Home Ocean County Ocean County Declared ‘High Intensity Drug Trafficking Area’ by Feds

Ocean County Declared ‘High Intensity Drug Trafficking Area’ by Feds

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Heroin (File Photo/ Dimitris Kalogeropoylos/ Flickr)
Heroin (File Photo/ Dimitris Kalogeropoylos/ Flickr)

County law enforcement said Thursday they were pleased by an announcement that Ocean County would join the New York-New Jersey “High Intensity Drug Trafficking Area” program.

The county’s inclusion in the program was announced by U.S. Sen. Cory Booker, who said the designation would help bring more resources to the county to fight its ongoing heroin epidemic. The county will now be able to receive federal resources to “further the coordination and development of drug control efforts among federal, state, local law enforcement officials,” Booker said in a statement.

According to NY/NJ HIDTA data, in 2015 Ocean County had the second highest incidence of heroin-related deaths in the New Jersey, due in large part to the large influx of potent heroin laced with toxic adulterants, including fentanyl.

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““I can’t thank the Senators enough for helping us achieve this critical designation, bringing new and powerful assistance to Ocean County’s opioid crisis fight,” Ocean County Prosecutor Joseph D. Cotonato said. “We have long sought the help of this federal drug prevention program to bolster our ability to make substantial impact in our fight to close Ocean County borders to drug dealers. We especially thank Senator Booker for personally advocating so strongly on our behalf. Simply put: This is a game changer.”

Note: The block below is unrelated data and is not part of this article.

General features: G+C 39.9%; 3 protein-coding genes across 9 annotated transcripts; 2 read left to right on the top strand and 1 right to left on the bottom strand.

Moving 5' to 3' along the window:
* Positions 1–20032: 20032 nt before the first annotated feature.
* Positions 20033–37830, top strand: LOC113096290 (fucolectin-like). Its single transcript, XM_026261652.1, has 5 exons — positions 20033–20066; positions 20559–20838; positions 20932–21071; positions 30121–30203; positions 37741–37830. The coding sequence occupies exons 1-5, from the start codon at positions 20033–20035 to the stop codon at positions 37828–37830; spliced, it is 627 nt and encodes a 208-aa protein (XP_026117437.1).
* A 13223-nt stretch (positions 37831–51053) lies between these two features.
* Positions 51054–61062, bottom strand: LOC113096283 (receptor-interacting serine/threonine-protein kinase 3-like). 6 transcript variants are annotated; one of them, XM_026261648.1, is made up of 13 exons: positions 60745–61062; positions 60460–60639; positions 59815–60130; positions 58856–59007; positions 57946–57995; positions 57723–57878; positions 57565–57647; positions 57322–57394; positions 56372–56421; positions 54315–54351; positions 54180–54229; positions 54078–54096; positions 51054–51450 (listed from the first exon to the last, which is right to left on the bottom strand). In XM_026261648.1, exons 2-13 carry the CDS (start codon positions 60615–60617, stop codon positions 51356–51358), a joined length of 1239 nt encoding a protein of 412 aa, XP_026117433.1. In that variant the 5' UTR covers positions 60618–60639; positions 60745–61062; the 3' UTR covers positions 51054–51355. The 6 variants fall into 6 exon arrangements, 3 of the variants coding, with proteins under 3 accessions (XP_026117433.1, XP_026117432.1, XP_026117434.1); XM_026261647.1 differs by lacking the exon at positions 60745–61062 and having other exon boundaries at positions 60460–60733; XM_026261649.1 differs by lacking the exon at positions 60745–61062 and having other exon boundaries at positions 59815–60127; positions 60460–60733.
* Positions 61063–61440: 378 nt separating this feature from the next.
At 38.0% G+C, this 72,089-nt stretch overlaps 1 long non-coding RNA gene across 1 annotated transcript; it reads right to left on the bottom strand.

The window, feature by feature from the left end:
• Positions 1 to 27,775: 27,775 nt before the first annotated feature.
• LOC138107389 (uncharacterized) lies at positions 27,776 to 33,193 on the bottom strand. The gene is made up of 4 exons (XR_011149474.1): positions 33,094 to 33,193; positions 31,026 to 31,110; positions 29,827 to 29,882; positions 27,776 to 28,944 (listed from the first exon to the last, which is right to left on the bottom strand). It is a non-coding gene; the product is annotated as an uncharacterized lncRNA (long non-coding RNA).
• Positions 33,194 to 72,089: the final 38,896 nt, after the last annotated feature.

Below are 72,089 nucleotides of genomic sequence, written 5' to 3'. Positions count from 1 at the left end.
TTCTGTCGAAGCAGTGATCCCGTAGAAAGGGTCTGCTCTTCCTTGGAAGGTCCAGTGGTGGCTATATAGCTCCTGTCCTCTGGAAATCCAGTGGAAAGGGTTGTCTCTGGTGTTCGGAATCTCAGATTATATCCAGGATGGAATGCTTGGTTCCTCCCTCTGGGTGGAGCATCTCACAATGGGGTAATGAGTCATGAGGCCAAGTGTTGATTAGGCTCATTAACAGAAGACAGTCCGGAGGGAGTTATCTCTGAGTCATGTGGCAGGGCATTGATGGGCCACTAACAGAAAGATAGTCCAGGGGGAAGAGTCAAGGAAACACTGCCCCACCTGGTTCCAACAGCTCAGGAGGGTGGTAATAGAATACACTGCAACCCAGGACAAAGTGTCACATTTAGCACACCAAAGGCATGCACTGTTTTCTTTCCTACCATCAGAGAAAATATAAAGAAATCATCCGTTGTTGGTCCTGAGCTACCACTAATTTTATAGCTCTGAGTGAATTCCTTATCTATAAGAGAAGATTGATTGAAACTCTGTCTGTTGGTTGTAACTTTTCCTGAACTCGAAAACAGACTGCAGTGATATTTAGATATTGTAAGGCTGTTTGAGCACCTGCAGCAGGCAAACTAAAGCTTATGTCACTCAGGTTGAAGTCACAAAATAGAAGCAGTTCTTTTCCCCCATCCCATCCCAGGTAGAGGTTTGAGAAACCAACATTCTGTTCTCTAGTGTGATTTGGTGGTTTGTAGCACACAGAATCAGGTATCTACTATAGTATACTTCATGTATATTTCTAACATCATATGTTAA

HIDTA was created by Congress through the Anti-Drug Abuse Act of 1988, and provides assistance to federal, state, local, and tribal law enforcement agencies operating in areas determined to be critical drug-trafficking regions of the United States.

In July, Booker was joined by Brick Township Mayor John Ducey, Coronato, health professionals, advocates and residents in recovery for a roundtable discussion at Ocean Medical Center on the heroin and opioid addiction crisis in New Jersey and how the Affordable Care Act has helped expand treatment for individuals battling addiction across our nation. Booker began advocating for the county’s inclusion in the program afterwards.

Monmouth County received the same designation in 2016, and since, has received $125,000 in federal funding to support a team led by the Monmouth County Prosecutor’s Office consisting of the Drug Enforcement Administration (DEA), Federal Bureau of Investigation (FBI), local law enforcement and other partners to focus on opioid- and heroin-related investigations and outreach.

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